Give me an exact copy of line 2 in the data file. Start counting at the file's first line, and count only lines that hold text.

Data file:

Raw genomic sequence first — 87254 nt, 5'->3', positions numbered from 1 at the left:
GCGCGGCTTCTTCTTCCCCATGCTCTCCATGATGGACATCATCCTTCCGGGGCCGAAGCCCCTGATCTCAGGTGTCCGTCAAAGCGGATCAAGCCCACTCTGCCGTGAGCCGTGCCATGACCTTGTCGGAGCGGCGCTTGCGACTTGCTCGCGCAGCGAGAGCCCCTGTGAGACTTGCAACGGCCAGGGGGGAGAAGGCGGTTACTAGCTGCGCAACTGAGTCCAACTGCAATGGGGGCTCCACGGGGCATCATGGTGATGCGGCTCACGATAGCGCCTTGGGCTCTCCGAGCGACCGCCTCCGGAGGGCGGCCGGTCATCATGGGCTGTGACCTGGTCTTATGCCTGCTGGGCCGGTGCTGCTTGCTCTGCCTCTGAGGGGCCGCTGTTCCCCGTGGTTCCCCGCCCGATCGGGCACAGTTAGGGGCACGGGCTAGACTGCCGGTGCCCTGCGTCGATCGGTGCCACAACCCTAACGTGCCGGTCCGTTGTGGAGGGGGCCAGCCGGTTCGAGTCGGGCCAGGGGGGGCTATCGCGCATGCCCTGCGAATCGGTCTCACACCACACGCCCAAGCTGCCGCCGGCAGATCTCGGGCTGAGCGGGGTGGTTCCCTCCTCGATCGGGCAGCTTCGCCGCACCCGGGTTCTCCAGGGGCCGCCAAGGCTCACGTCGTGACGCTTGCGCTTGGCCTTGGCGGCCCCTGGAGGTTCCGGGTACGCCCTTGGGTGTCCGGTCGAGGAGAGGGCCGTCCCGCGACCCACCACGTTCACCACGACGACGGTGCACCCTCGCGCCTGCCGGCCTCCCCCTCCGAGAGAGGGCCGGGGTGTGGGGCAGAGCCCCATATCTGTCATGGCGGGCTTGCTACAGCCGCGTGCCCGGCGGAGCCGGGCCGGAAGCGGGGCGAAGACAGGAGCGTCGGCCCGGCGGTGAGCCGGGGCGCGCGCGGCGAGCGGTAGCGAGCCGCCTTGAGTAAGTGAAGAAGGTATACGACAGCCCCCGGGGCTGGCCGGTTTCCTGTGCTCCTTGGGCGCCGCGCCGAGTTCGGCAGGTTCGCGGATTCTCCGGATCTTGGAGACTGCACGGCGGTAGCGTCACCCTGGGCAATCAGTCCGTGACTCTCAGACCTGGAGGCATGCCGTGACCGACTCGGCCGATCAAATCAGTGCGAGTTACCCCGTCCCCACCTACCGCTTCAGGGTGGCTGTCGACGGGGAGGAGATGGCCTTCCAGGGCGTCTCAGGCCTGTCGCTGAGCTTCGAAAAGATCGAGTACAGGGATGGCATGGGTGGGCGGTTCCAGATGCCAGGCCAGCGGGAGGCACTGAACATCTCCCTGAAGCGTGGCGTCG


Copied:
GCGCGGCTTCTTCTTCCCCATGCTCTCCATGATGGACATCATCCTTCCGGGGCCGAAGCCCCTGATCTCAGGTGTCCGTCAAAGCGGATCAAGCCCACTCTGCCGTGAGCCGTGCCATGACCTTGTCGGAGCGGCGCTTGCGACTTGCTCGCGCAGCGAGAGCCCCTGTGAGACTTGCAACGGCCAGGGGGGAGAAGGCGGTTACTAGCTGCGCAACTGAGTCCAACTGCAATGGGGGCTCCACGGGGCATCATGGTGATGCGGCTCACGATAGCGCCTTGGGCTCTCCGAGCGACCGCCTCCGGAGGGCGGCCGGTCATCATGGGCTGTGACCTGGTCTTATGCCTGCTGGGCCGGTGCTGCTTGCTCTGCCTCTGAGGGGCCGCTGTTCCCCGTGGTTCCCCGCCCGATCGGGCACAGTTAGGGGCACGGGCTAGACTGCCGGTGCCCTGCGTCGATCGGTGCCACAACCCTAACGTGCCGGTCCGTTGTGGAGGGGGCCAGCCGGTTCGAGTCGGGCCAGGGGGGGCTATCGCGCATGCCCTGCGAATCGGTCTCACACCACACGCCCAAGCTGCCGCCGGCAGATCTCGGGCTGAGCGGGGTGGTTCCCTCCTCGATCGGGCAGCTTCGCCGCACCCGGGTTCTCCAGGGGCCGCCAAGGCTCACGTCGTGACGCTTGCGCTTGGCCTTGGCGGCCCCTGGAGGTTCCGGGTACGCCCTTGGGTGTCCGGTCGAGGAGAGGGCCGTCCCGCGACCCACCACGTTCACCACGACGACGGTGCACCCTCGCGCCTGCCGGCCTCCCCCTCCGAGAGAGGGCCGGGGTGTGGGGCAGAGCCCCATATCTGTCATGGCGGGCTTGCTACAGCCGCGTGCCCGGCGGAGCCGGGCCGGAAGCGGGGCGAAGACAGGAGCGTCGGCCCGGCGGTGAGCCGGGGCGCGCGCGGCGAGCGGTAGCGAGCCGCCTTGAGTAAGTGAAGAAGGTATACGACAGCCCCCGGGGCTGGCCGGTTTCCTGTGCTCCTTGGGCGCCGCGCCGAGTTCGGCAGGTTCGCGGATTCTCCGGATCTTGGAGACTGCACGGCGGTAGCGTCACCCTGGGCAATCAGTCCGTGACTCTCAGACCTGGAGGCATGCCGTGACCGACTCGGCCGATCAAATCAGTGCGAGTTACCCCGTCCCCACCTACCGCTTCAGGGTGGCTGTCGACGGGGAGGAGATGGCCTTCCAGGGCGTCTCAGGCCTGTCGCTGAGCTTCGAAAAGATCGAGTACAGGGATGGCATGGGTGGGCGGTTCCAGATGCCAGGCCAGCGGGAGGCACTGAACATCTCCCTGAAGCGTGGCGTCG